>   void test(unsigned *p, unsigned *q) {
>     while (__sync_lock_test_and_set(q, 1)) { }
>     *p++;
>     __sync_lock_release(q);
>   }
>   test:
>           movl    $1, %edx
>   .L2:
>           movl    %edx, %eax
>           xchgl   (%rsi), %eax
>           testl   %eax, %eax
>           jne     .L2
>           movl    $0, (%rsi)
>           ret
> As can be seen, the __sync_lock_test_and_set() generates a full barrier,
> but
> the __sync_lock_release() generates nothing (as this is sufficient for
> release
> semantics for the rather strong memory order on x86).
> So the InnoDB mutexes look completely broken from MariaDB 5.5.40 and
> 10.0.13 :-(
> This is consistent with the observations in MDEV-7026. A thread is waiting
> for
> wakeup on a mutex that is already marked free.
> Apparently this is not a new problem. This comment in mutex_exit_func()
> makes
> me want to cry:
>     /* A problem: we assume that mutex_reset_lock word
>     is a memory barrier, that is when we read the waiters
>     field next, the read must be serialized in memory
>     after the reset. A speculative processor might
>     perform the read first, which could leave a waiting
>     thread hanging indefinitely.
>     Our current solution call every second
>     sync_arr_wake_threads_if_sema_free()
>     to wake up possible hanging threads if
>     they are missed in mutex_signal_object. */
> So someone found the mutex implementation broken, but instead of fixing it,
> they implemented a horrible workaround to try and break any deadlocks that
> might occur.
> (The reason that the deadlocks are not broken in the MDEV-7026 seems to be
> that it occurs during startup, before starting the
> srv_error_monitor_thread()
> that does the sync_arr_wake_threads_if_sema_free()).
> Now, what is also interesting is that this seems to explain very nicely the
> many server lockups we have seen for users that upgrade to recent MariaDB
> versions. I was doing a very detailed investigation of one such case where
> the
> user was able to supply unusually detailed information. I found a thread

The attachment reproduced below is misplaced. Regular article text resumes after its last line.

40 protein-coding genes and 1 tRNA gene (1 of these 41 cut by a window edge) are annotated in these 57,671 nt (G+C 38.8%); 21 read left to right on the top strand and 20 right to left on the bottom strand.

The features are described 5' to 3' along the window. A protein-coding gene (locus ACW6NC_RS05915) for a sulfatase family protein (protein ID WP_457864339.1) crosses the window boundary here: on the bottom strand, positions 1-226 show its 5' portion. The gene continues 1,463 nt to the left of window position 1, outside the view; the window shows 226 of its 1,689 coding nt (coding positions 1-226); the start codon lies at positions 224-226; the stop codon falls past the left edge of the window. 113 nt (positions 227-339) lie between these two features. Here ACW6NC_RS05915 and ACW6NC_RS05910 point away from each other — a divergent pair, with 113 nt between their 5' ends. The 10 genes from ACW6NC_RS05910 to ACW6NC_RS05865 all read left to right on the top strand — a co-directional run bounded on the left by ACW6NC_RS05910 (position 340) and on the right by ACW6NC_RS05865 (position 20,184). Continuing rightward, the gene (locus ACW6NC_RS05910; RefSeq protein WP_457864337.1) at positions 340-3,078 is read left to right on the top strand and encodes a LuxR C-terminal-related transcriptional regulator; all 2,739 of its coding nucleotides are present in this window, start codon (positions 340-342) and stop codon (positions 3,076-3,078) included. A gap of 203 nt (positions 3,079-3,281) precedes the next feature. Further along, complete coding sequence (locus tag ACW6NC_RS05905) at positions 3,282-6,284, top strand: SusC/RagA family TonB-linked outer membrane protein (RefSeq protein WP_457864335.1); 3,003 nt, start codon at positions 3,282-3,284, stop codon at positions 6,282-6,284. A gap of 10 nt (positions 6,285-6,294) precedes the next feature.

> that
> was stuck waiting on a mutex, but no other threads seemed to be holding
> that
> mutex. This is exactly what would be seen in case of a lost wakeup due to
> this
> issue. Furthermore, the sync_arr_wake_threads_if_sema_free() mechanism, as
> well as the normal InnoDB "long semaphore wait", was itself blocked on that
> same mutex wait, which explains why they were not effective for the user in
> that particular case.
> So it looks like we need to revert the incorrect patch and release new
> 5.5.40a
> and 10.0.15 releases ASAP, to solve these hangs for users.
> And do a proper patch for PowerPC with proper full memory
> barriers. (Incidentally, the os_rmb in RELEASE seems to also be part of
> some
> PowerPC patch, it also looks completely wrong).
> However, more importantly, this issue clearly shows some fundamental
> problems
> in our development procedures that we need to fix ASAP.
> Just look at it. We have users (and customers!) that suffer from strange
> hangs. This is their production systems that are down. Support and
> developers
> are unable to help them due to the difficulty of debugging rare race
> conditions in production systems.
> And all the time the bug was staring us in the face, easily reproducable in
> our own Buildbot! But we deliberately chose to ignore those failures. The
> only
> thing that matters is "when can you push", and getting more releases
> out. Never mind what kind of crap is then pushed out to users.
> I am deeply ashamed of treating our users like this. And extremely
> unhappy. I
> even wrote about this (the importance of not ignoring Buildbot failures)
> just
> a few weeks ago. This was completely ignored, I got zero replies, and the
> weekly calls continued with mindless juggling of Jira numbers and buggy
> releases.
> As a result, our users suffer.
> We need to stop this.
> Please?
>  - Kristian.
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Mark Callaghan